For longtime head coach Rudy Fuller, Penn men’s soccer games haven’t quite been the same this season.
That’s because he can no longer look to the sideline and see Charles R. “Charley” Scott W’36 GED’42, one of the most beloved figures in Penn athletics history.
Scott – who enjoyed coming to Rhodes Field to watch Penn soccer, the team he once starred for and coached – passed away in April, just one month shy of his 100th birthday.
“It’s definitely weird not having Charley around,” Fuller said. “He was such a presence over the years. I’d always know I’d see him a few times a year and talk to him a few times throughout the season. I definitely miss it.”
When Fuller first met Scott after getting hired at Penn in 1998, he know about his accomplishments. He know that Scott was a soccer All-American in 1935 … and about his highly successful coaching tenure from 1946 to 1967 … and how he served as Penn’s acting athletic director three times … and that he’s a member of the National Soccer Hall of Fame, the Big 5 Hall of Fame and the Penn Athletics Hall of Fame (as part of the inaugural class).
But it wasn’t until meeting him when he truly felt his true impact. Sitting down to lunch with Scott, Fuller remembers a person randomly approaching their table, recognizing Scott and gushing that it was an honor to meet him.
“It was at that moment when it hit home for me how important he was to Penn and the soccer program,” Fuller said.
Other people needed no reminders. For six decades, Dick Tyrell C’57 has known what kind of coach – and man – Scott is, getting his first hint as a freshman when he was taking a walk by the Schuylkill River.
“All of a sudden, I found a soccer ball and a soccer field and Joe Devaney, who was later to be my big brother in my fraternity, and Charley, who was later to be my varsity coach,” Tyrell said. “And I found a home.”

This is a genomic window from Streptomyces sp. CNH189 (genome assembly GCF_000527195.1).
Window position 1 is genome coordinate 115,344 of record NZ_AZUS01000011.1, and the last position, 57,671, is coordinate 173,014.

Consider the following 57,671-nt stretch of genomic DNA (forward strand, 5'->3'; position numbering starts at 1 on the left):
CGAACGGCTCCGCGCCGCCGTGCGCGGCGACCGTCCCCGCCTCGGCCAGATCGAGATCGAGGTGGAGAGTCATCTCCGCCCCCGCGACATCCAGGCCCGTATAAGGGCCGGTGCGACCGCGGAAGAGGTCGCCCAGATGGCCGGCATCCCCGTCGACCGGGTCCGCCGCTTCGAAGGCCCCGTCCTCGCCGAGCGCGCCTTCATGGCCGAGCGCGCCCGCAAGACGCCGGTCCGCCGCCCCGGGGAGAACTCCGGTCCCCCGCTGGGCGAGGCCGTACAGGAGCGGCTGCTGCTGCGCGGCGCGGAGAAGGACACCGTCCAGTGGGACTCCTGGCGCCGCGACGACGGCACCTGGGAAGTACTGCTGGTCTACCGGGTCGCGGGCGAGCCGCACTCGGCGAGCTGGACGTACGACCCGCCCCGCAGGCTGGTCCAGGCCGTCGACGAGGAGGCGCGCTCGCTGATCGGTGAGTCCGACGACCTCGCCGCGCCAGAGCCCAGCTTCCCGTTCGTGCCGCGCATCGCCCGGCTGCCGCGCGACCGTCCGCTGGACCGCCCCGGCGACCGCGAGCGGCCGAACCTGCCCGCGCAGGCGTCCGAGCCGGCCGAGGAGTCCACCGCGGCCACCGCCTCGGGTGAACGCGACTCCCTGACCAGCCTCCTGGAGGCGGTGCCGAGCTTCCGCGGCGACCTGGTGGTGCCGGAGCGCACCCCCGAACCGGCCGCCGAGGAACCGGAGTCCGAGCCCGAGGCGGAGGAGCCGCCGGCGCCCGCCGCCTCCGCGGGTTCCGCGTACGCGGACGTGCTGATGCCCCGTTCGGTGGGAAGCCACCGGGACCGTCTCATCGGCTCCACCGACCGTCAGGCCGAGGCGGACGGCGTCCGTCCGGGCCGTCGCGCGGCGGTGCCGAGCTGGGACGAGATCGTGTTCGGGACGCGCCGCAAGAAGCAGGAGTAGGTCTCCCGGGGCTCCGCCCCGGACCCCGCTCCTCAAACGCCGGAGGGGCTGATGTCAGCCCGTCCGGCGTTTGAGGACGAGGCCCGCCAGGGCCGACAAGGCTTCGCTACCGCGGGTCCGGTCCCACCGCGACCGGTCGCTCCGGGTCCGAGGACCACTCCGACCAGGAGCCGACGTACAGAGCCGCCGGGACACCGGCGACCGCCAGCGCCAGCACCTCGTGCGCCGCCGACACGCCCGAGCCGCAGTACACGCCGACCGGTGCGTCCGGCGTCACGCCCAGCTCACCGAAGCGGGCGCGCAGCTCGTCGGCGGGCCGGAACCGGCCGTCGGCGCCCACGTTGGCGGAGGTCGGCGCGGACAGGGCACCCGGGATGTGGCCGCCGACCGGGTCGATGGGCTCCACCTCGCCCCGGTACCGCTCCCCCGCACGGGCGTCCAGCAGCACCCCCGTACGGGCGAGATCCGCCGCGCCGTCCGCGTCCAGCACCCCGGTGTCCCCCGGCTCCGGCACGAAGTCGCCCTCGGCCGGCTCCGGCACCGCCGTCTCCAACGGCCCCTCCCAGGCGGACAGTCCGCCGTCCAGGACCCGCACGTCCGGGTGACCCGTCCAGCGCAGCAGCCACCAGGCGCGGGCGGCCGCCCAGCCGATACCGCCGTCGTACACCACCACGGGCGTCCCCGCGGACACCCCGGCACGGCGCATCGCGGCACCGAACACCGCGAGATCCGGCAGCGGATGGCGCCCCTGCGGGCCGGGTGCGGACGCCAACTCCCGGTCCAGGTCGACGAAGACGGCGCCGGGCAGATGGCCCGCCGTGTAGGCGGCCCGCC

Tyrell didn’t play soccer in high school and originally intended to be a kicker on Penn’s football team. But Scott recognized his “breakaway speed” and helped mold Tyrell into a premier goal-scorer and an All-American for the Quakers right around when the Ivy League was formed. More than that, though, he helped mold him into a man by imparting values and life lessons that are still with him today.
“He had two rules – No. 1 was don’t play so aggressively that you injure a team in practice,” Tyrell recalled. “And the other thing is Charley said not to call attention to yourself with the referee because if you do, it told him you’re not focused on the game and might find yourself benched.
“It was a marvelous experience because he was such a gentleman. I never heard one word that he couldn’t say in church.”
Fuller hasn’t known Scott nearly as long as Scott’s players, but that he was a gentlemen was also the biggest thing Penn’s current coach learned about him. And it’s what he says everyone thought of him.
“The one consistent you will find regardless of who you talk to about Charley Scott – whether it’s a coach, an opponent, someone at Penn, a student-athlete, an alum, whatever – invariably one of the first words that will come out of their mouth is ‘gentleman,’” Fuller said. “He was the equivalent of what I guess you’d call a Penn gentleman. He was just a tremendous man – one of the best human beings I’ve ever been around.”
Fuller tried to relay that message while speaking at Scott’s funeral, which he called a “huge honor.” But the fact that Penn’s current soccer coach would be asked to eulogize Scott is not that surprising when you consider how important Penn was in his life.
Charley Scott was alive for nearly 100 years, after all, and most of them were spent devoted to his alma mater.
“When you think of the words ‘red and blue,’ that’s Charley,” Tyrell said. “He was 100 percent a Pennsylvanian. He loved the whole experience.”
— Dave Zeitlin C’03